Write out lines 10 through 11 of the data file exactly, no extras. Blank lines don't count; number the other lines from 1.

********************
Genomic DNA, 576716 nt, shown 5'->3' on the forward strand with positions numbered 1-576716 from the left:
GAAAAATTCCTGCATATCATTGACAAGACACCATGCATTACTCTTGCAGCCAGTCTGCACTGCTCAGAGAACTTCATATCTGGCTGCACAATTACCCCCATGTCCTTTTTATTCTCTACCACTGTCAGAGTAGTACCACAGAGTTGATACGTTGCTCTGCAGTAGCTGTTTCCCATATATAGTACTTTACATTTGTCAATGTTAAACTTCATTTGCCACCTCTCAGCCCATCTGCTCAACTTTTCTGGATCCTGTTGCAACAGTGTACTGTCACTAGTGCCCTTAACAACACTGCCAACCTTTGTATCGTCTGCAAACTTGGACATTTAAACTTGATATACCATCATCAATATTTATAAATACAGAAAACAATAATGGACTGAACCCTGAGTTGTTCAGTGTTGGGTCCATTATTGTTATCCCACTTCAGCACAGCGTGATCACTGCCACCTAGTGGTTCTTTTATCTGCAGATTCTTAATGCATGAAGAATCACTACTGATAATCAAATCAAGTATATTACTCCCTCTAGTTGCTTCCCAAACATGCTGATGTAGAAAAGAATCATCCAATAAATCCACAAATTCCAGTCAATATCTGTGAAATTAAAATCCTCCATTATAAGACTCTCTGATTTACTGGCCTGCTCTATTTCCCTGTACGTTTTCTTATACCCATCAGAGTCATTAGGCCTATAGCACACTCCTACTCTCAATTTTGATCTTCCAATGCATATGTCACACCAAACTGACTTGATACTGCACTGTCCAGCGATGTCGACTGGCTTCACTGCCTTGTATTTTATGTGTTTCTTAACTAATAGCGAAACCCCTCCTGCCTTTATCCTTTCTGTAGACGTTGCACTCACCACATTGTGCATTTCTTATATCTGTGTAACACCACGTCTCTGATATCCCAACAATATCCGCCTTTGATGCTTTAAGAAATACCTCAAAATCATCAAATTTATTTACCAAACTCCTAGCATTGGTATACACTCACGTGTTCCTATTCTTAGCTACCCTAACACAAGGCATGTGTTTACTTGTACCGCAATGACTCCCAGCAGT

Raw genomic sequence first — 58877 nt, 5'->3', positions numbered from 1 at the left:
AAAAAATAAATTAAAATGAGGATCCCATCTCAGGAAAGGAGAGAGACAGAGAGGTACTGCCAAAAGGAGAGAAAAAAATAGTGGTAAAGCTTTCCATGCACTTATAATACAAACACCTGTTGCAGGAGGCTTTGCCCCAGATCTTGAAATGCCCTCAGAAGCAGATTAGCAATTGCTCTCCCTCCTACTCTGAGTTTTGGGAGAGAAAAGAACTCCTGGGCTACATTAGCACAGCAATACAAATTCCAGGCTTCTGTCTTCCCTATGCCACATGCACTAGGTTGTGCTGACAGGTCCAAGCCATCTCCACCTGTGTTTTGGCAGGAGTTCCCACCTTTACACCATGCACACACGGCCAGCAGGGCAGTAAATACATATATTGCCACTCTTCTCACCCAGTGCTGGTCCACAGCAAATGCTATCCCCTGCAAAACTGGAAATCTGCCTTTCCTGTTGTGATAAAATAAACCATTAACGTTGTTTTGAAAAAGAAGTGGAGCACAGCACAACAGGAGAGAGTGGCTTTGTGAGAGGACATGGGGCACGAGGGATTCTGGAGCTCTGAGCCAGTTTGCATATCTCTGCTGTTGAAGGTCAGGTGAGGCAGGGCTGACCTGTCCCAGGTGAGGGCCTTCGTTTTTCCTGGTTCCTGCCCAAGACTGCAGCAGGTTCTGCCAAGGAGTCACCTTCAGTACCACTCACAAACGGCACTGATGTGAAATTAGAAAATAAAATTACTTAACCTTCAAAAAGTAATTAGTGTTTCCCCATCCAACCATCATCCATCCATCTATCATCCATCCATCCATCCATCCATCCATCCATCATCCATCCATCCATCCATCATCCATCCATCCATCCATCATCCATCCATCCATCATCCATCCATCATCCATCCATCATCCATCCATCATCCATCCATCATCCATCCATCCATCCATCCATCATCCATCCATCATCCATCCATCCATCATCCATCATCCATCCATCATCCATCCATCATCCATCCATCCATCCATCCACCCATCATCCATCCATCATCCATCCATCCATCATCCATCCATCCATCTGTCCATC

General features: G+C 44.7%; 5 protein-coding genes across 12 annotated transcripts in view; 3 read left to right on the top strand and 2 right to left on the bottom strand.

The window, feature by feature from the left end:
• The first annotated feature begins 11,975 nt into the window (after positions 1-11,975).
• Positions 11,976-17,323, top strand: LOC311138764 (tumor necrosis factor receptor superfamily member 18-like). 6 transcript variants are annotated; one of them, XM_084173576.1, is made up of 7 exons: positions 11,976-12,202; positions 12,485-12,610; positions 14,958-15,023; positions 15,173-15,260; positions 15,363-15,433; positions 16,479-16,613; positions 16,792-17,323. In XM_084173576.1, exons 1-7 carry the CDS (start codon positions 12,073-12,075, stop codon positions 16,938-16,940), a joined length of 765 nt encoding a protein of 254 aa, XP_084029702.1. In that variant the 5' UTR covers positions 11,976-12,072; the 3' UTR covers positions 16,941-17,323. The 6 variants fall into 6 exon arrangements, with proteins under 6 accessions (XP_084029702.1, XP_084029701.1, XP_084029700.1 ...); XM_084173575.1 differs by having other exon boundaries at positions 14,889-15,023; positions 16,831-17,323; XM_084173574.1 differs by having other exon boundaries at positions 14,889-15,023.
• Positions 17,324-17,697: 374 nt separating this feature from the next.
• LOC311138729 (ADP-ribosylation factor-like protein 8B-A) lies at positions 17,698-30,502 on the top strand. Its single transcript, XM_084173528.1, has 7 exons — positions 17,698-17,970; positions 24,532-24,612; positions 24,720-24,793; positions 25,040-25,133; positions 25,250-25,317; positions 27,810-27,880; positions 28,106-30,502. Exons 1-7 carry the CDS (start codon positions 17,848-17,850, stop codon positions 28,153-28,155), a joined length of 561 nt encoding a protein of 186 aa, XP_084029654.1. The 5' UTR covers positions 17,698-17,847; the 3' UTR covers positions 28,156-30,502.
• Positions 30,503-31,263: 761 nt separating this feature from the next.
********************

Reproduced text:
• LOC311138729 (ADP-ribosylation factor-like protein 8B-A) lies at positions 17,698-30,502 on the top strand. Its single transcript, XM_084173528.1, has 7 exons — positions 17,698-17,970; positions 24,532-24,612; positions 24,720-24,793; positions 25,040-25,133; positions 25,250-25,317; positions 27,810-27,880; positions 28,106-30,502. Exons 1-7 carry the CDS (start codon positions 17,848-17,850, stop codon positions 28,153-28,155), a joined length of 561 nt encoding a protein of 186 aa, XP_084029654.1. The 5' UTR covers positions 17,698-17,847; the 3' UTR covers positions 28,156-30,502.
• Positions 30,503-31,263: 761 nt separating this feature from the next.